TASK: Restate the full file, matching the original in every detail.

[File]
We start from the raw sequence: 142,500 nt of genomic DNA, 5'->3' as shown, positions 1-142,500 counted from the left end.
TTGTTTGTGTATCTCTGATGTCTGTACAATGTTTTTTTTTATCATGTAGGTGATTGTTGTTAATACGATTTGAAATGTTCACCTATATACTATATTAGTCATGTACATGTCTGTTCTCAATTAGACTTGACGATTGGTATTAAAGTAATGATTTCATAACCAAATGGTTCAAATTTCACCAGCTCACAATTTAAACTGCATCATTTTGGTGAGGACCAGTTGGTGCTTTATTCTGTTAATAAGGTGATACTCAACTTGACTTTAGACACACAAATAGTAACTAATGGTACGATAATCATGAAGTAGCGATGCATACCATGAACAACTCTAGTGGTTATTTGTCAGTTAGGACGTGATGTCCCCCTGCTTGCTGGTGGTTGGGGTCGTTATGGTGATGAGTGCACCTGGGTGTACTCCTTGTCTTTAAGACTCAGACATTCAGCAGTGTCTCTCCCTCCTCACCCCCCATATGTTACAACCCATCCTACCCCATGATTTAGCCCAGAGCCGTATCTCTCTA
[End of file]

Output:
We start from the raw sequence: 142,500 nt of genomic DNA, 5'->3' as shown, positions 1-142,500 counted from the left end.
TTGTTTGTGTATCTCTGATGTCTGTACAATGTTTTTTTTTATCATGTAGGTGATTGTTGTTAATACGATTTGAAATGTTCACCTATATACTATATTAGTCATGTACATGTCTGTTCTCAATTAGACTTGACGATTGGTATTAAAGTAATGATTTCATAACCAAATGGTTCAAATTTCACCAGCTCACAATTTAAACTGCATCATTTTGGTGAGGACCAGTTGGTGCTTTATTCTGTTAATAAGGTGATACTCAACTTGACTTTAGACACACAAATAGTAACTAATGGTACGATAATCATGAAGTAGCGATGCATACCATGAACAACTCTAGTGGTTATTTGTCAGTTAGGACGTGATGTCCCCCTGCTTGCTGGTGGTTGGGGTCGTTATGGTGATGAGTGCACCTGGGTGTACTCCTTGTCTTTAAGACTCAGACATTCAGCAGTGTCTCTCCCTCCTCACCCCCCATATGTTACAACCCATCCTACCCCATGATTTAGCCCAGAGCCGTATCTCTCTA